Newsman Balks Scheme to Kill Key Witness (Authentic Police Cases #8, St. John Publishing, 1948)
Born in Hartford, Connecticut into a family of Russian immigrants, George Tuska finished his studies at the National Academy of Design in New York City at age 21. His first art job was designing women's jewelry, and in 1939, he became assistant on the 'Scorchy Smith' strip. During the 1940s he worked as a comic book artist through studios like Eisner/Iger the Chesler Shop.
He did extensive work for Fiction House, including 'Shark Brodie' (as George Aksut) and 'Hooks Devlin' in Fight Comics, 'Glory Forbes' in Ranger Comics and 'Jane Martin' in Wing Comics. In addition, he was present at other companies, such as Harvey Comics (Speed Comics) and Fox Comics (Science Comics, Mystery Men Comics). In the 1940s, Tuska created the character 'Hercule' for Quality Comics and, as a member of Studio Chesler, he drew several episodes of 'Captain Marvel', 'Golden Arrow', 'Uncle Sam' and 'El Carim'. He later also returned to Eisner to work on some 'Spirit' and 'Uncle Sam' stories.
Battle Fatigue (War Adventures #1, Atlast, 1952)
Tuska was mobilized at Fort Jackson in Columbia, South Carolina, during World War II, and he had to postpone his comic activities, but did draw for some army magazines. After the war, he was back at Fiction House, drawing stories with 'Reef Ryan', 'Rip Carson, 'Golden Arrow' and 'Camilla, Queen of the Jungle'. By 1947, he became one of the top artists of crime comics in Lev Gleason's 'Crime Does Not Pay'.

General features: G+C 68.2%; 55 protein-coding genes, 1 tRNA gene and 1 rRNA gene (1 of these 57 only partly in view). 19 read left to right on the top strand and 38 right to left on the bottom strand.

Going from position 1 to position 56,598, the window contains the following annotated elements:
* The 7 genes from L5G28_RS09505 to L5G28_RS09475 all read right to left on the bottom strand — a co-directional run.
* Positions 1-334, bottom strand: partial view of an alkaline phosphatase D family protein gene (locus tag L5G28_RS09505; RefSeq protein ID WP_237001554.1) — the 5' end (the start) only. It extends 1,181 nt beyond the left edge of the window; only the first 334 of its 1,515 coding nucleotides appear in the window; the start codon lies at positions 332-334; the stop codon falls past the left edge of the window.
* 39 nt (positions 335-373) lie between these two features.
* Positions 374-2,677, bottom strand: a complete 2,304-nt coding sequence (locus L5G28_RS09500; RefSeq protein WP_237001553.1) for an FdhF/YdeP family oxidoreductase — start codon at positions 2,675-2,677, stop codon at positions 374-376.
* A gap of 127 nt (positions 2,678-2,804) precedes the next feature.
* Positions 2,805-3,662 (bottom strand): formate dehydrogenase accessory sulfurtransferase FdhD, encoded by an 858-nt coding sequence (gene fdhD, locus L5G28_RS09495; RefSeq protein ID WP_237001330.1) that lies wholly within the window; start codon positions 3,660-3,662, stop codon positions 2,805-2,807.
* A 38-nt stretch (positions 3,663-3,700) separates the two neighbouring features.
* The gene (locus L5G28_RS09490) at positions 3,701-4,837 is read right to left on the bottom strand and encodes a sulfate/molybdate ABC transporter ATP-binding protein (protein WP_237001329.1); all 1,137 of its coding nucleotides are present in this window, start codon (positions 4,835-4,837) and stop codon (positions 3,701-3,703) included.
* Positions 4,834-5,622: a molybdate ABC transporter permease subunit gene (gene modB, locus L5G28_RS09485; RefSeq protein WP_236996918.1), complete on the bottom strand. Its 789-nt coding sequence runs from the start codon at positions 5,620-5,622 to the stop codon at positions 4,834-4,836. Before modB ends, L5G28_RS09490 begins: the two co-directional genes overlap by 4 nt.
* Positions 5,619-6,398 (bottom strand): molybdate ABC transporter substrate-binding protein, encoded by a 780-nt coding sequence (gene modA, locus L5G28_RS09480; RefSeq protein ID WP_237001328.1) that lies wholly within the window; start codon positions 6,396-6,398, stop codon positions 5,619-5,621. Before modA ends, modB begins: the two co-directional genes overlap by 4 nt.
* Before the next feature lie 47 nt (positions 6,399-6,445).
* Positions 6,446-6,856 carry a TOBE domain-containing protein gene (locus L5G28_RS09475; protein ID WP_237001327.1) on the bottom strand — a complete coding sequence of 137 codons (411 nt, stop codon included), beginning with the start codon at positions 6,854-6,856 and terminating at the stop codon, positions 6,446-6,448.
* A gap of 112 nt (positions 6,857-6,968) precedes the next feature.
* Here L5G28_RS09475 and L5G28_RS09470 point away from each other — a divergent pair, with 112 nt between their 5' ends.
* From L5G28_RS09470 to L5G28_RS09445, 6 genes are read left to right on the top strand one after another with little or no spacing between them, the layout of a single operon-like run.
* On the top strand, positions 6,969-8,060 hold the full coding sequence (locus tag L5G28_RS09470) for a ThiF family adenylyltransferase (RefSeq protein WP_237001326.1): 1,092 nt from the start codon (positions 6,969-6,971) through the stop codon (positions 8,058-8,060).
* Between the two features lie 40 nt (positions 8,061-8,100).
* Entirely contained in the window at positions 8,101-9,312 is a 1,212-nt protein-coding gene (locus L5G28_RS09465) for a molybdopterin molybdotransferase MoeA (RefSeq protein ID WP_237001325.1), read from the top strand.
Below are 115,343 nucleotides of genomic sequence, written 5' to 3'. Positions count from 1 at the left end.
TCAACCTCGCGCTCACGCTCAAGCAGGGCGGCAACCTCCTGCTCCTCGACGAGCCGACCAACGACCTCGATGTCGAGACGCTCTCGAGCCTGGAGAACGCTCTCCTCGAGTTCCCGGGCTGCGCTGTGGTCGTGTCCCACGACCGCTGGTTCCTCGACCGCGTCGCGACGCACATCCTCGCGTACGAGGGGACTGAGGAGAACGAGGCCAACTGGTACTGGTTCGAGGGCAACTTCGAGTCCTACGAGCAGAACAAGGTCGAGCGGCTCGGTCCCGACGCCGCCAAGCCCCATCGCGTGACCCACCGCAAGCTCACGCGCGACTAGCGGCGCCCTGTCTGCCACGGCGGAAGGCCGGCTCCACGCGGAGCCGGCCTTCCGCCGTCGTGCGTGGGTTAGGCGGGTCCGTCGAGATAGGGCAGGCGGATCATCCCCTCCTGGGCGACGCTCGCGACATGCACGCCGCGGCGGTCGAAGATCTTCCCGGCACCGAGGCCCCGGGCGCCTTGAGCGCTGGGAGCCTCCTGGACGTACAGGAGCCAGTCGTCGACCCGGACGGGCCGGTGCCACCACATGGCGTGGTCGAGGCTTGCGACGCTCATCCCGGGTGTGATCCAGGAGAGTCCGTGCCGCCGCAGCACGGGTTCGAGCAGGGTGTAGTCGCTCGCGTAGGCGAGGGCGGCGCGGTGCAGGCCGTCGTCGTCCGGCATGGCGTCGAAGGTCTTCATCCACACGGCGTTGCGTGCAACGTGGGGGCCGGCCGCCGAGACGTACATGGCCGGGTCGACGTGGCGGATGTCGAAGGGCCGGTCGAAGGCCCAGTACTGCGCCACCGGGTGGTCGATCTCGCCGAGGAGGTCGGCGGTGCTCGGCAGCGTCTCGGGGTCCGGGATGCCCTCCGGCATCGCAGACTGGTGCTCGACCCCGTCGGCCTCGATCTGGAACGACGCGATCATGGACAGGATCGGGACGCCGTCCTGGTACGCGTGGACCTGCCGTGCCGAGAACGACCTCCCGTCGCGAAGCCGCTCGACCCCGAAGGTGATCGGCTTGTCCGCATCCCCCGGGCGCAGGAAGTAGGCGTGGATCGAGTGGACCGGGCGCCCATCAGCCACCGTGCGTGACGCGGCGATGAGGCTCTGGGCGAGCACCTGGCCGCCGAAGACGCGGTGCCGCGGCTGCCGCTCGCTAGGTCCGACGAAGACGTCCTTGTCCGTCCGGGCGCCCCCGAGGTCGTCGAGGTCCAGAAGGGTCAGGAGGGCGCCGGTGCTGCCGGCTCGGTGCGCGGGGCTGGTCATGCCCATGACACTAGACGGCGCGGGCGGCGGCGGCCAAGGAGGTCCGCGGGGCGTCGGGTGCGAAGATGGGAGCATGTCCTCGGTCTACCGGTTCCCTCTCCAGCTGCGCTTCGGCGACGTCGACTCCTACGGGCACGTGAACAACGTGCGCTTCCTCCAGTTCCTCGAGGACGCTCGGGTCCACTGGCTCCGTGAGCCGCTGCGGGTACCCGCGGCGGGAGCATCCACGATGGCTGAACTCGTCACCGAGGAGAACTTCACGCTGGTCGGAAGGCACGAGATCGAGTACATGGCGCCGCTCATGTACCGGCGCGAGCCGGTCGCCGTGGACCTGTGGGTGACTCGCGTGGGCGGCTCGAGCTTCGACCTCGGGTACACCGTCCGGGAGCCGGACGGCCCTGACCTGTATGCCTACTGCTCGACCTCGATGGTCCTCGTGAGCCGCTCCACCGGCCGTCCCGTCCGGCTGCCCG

Buck Rogers (1960)
In 1949 he began an association with Timely/Atlas and contributed to a great number of their crime titles, but he also did mystery and war stories. He was a regular on western titles like 'Black Rider', 'Gunsmoke Western', 'Kid Colt Outlaw', 'Texas Kid' and 'Two-Gun Kid' until 1957, while also drawing for St. John Publications.
In addition to his comic book work, Tuska became the main illustrator on 'Scorchy Smith' from 1954 to 1959. In 1959, he took over the daily and Sunday 'Buck Rogers' pages, which he continued until 1965 (daily) and 1967 (Sunday).
Buck Rogers (1966)
In the late 1960s, Tuska started working for Marvel, where he contributed to the series 'Ghost Rider', 'Planet of the Apes', 'X-Men', 'Daredevil' and most notably, 'Iron Man'. He continued drawing superhero comics for DC, including 'Superman', 'Superboy' and 'Challengers of the Unknown'. In 1978, along with José Delbo, Paul Kupperberg and Martin Pasko, Tuska started a new version of the daily 'Superman' comic. Tuska worked on this series until 1993. He passed away in October 2009.
An image from Tuska's 'Buck Rogers' inspired Roy Lichtenstein's pop-art painting 'One Thing's Sure... He's Still Got Those Emeralds' (1961).